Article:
Eric Lippert discusses volatility and the guarantees made by the C# memory model in his blog at http://blogs.msdn.com/b/ericlippert/archive/2011/06/16/atomicity-volatility-and-immutability-are-different-part-three.aspx. Straight from the horses mouth: "I don't attempt to write any low-lock code except for the most trivial usages of Interlocked operations. I leave the usage of "volatile" to real experts."

And I agree with Hans's point that the value will always be stale at least by a few ns, but if you have a use case where that is unacceptable, its probably not well suited for a garbage collected language like C# or a non-real-time OS. Joe Duffy has a good article on the timeliness of interlocked methods here: http://joeduffyblog.com/2008/06/13/volatile-reads-and-writes-and-timeliness/

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Thread.VolatileRead(numberOfUpdates) is what you want. numberOfUpdates is an Int32, so you already have atomicity by default, and Thread.VolatileRead will ensure volatility is dealt with.

If numberOfUpdates is defined as volatile int numberOfUpdates; you don't have to do this, as all reads of it will already be volatile reads.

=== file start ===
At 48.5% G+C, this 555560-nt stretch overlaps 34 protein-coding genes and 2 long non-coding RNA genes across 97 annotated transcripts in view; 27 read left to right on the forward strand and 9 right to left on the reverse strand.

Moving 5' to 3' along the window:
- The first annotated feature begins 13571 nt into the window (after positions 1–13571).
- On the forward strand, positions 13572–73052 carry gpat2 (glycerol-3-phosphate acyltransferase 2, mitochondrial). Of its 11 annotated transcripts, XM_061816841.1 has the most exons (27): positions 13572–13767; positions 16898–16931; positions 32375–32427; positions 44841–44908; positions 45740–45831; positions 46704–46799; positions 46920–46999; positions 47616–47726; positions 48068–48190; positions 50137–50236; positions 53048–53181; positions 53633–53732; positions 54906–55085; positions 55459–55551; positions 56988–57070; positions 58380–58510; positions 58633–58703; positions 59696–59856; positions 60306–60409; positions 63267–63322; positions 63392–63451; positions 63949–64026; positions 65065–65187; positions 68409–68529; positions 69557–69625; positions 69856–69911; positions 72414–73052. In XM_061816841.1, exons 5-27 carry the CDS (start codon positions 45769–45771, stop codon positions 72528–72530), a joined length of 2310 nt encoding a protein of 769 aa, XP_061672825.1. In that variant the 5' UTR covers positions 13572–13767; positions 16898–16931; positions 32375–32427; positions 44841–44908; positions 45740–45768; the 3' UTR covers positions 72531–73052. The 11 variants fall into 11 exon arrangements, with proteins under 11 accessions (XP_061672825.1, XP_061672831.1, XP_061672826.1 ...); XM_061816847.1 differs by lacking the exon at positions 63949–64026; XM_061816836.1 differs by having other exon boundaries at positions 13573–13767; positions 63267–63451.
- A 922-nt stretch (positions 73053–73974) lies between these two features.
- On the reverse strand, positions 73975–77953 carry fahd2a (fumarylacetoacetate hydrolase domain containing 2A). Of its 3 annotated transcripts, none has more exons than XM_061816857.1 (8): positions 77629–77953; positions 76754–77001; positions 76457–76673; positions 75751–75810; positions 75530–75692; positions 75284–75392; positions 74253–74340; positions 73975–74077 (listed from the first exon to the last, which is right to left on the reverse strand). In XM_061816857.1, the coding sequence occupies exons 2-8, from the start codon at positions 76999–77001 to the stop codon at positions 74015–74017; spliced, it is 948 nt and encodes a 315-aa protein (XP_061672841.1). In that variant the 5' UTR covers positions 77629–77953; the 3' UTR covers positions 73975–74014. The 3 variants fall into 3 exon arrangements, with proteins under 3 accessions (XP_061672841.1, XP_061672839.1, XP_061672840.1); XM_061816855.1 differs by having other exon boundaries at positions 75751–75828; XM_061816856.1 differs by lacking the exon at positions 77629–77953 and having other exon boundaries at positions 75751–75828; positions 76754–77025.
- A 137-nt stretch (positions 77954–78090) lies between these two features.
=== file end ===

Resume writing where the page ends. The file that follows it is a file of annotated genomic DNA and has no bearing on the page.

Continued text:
There seems to be confusion about whether Interlocked.CompareExchange is more appropriate. Consider the following two excerpts from the documentation.

From the Thread.VolatileRead documentation:

Reads the value of a field. The value is the latest written by any processor in a computer, regardless of the number of processors or the state of processor cache.

From the Interlocked.CompareExchange documentation:

Compares two 32-bit signed integers for equality and, if they are equal, replaces one of the values.

In terms of the stated behavior of these methods, Thread.VolatileRead is clearly more appropriate. You do not want to compare numberOfUpdates to another value, and you do not want to replace its value. You want to read its value.


Lasse makes a good point in his comment: you might be better off using simple locking. When the other code wants to update numberOfUpdates it does something like the following.

lock (state)
{
    state.numberOfUpdates++;
}